“It was again inspired by me watching MasterChef … I wanted to make a dessert inspired by Malaysian cuisine, and this one was inspired by a contestant’s dish. So I chose nasi lemak, because it’s a national dish, and I thought the coconut flavour would lend itself well to a dessert,” he said.
The result is a dish of coconut, curry leaf and lime parfait, with crispy puffed rice, pickled cucumber and chilli, and a lime caramel.
Lee’s forays into kitchen creation have also fed into his other passion – photography. Having travelled extensively throughout Europe in his three years at university in London, he took many travel and architecture-based photos.
And he is careful to document every dish he creates.
“I photograph all my food, using mostly natural light, and some basic cardboard reflectors,” he said.
The results truly showcase that perfect intersection of art and science, illustrating the wonders that can be achieved with the right balance of each.
Lee is also currently working on putting his kitchen skills to good use, planning an event to help people with special needs.
“I dream of one day being on MasterChef myself, and travelling the world, eating all the food everywhere!”
Follow Lee’s food journey on his Instagram @lefty_cheffie
BELACAN CHICKEN GUA BAO
3 to 4 servings
3 tbsp oyster sauce
4 tbsp cornstarch
2 tbsp belacan (fermented dried shrimp paste), roasted and ground
1/2 tsp salt
2 tsp roasted sesame oil
2 tsp soy sauce
2 sprigs curry leaves, stem removed (optional)
2-3 cups peanut oil or canola oil
2 tsp lime juice
4 boneless chicken thighs, cut into pieces
vegetable oil, for deep-frying
2 cups all-purpose flour125ml water or 150ml milk 2 tsp instant yeastpinch of salt2 tbsp sugar 1 tbsp vegetable oil
100ml rice wine vinegar
1/2 tsp salt
handful of shredded carrot, red onion and lettuce
1 tbsp gojuchang
5 tbsp mayonnaise
chopped spring onion
To prepare belacan chicken
Mix all marinade ingredients thoroughly, then place in a ziplock bag with the chicken pieces.
Make sure the chicken pieces are well-coated, then set aside in the fridge overnight.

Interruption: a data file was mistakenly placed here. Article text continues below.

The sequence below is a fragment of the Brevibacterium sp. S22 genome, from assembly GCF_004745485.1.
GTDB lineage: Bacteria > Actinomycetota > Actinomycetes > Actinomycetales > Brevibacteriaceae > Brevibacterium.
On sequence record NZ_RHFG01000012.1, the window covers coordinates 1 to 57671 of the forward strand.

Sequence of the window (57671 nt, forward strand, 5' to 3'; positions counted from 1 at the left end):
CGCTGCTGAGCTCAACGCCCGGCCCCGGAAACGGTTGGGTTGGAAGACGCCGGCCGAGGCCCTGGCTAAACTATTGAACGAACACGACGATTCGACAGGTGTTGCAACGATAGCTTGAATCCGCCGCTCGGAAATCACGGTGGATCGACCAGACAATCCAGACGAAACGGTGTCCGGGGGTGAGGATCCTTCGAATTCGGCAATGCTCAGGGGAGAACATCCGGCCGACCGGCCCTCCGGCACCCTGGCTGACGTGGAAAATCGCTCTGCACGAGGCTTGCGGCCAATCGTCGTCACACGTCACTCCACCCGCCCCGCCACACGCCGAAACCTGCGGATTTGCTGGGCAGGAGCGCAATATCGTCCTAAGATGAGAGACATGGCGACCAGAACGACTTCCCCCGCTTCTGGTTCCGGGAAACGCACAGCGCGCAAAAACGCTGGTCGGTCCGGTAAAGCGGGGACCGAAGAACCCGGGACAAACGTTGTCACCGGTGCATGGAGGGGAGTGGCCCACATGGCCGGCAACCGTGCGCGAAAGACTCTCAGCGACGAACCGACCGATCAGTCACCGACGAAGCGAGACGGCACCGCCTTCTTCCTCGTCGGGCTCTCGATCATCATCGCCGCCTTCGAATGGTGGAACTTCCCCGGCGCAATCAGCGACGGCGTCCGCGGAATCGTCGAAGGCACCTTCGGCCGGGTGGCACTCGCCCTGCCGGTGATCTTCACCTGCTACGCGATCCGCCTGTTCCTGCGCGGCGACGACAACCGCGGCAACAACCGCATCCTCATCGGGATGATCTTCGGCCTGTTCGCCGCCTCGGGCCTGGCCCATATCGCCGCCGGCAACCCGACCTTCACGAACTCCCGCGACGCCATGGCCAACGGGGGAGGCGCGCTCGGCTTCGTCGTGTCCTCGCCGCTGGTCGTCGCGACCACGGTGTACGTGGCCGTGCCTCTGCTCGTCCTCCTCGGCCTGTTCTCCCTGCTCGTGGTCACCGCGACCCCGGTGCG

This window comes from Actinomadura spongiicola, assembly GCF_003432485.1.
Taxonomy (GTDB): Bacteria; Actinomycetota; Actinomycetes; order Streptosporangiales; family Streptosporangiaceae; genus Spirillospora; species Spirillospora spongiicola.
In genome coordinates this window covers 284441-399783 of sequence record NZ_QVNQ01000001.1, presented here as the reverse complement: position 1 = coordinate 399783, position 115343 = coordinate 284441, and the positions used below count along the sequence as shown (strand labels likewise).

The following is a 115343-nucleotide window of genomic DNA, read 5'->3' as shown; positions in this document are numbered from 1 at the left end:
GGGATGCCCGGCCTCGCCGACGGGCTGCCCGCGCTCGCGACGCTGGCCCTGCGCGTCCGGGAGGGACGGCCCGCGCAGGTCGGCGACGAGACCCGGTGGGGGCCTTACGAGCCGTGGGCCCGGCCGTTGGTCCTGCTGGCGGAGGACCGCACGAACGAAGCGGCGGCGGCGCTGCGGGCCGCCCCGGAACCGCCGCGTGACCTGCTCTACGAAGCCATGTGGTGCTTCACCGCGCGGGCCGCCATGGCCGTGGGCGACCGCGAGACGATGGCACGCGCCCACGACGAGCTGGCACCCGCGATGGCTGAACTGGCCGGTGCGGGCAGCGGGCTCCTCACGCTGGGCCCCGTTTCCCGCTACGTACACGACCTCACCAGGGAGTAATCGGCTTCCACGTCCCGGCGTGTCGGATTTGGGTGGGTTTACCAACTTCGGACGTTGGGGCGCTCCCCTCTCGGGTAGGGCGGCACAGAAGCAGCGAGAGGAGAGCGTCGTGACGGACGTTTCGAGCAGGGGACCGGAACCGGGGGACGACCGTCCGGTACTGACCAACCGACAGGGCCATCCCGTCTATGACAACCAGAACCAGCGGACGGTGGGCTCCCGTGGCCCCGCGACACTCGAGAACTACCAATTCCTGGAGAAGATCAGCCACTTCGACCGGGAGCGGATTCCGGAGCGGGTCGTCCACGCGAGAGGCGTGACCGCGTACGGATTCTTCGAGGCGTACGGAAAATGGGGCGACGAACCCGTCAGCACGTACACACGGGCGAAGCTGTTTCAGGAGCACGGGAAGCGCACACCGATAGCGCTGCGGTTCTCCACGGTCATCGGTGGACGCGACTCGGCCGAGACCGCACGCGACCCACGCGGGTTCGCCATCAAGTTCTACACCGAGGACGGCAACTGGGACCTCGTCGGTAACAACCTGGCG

Remove the chicken from fridge, and allow to come to room temperature.
Place the vegetable oil in a wok over medium-high heat. When it is smoking, add the chicken pieces and fry until golden brown. Remove from oil and drain on paper towels.
To make gua bao
Place all ingredients in a mixing bowl and combine with a dough hook on low speed, for about 10 minutes. You should get a dough that is soft, smooth and elastic.
Shape it into a large ball and cover the bowl with a wet cloth. Set aside and leave it to rise for around 1 hour. You can work on the other elements while the dough is proofing.
When the dough has expanded by 1½ to 2 times its original size, knead it again until smooth. Divide it into 8 portions and knead each portion for 1 to 2 minutes, until smooth.
Using a rolling pin, flatten each portion into an oval. Dust each with flour, and fold the dough in half, leaving a piece of baking parchment in between to prevent it from sticking.
Leave to prove for a further 15 minutes. Place the portions in a steamer, and steam for about 10 minutes. Once cooked, remove from steamer and allow to cool.
To make pickled slaw
Add the vinegar, sugar and salt to a saucepan and bring to a boil. Remove from heat and allow to cool. Pour over the vegetables in a small bowl, mix well, allow to pickle for about an hour.
To make gojuchang mayo
Mix both ingredients thoroughly in a small bowl. Set aside.
Remove the baking parchment and place a piece of the belacan chicken inside a bao. Add some pickled slaw, and drizzle some gojuchang mayo on the chicken. Garnish with spring onion and ground peanuts and serve immediately.
INTENSE MATCHA WHITE CHOCOLATE GANACHE
3 to 4 servings
1 leaf gelatin
300g double cream
3-5g agar powder
3-4 tbsp matcha powder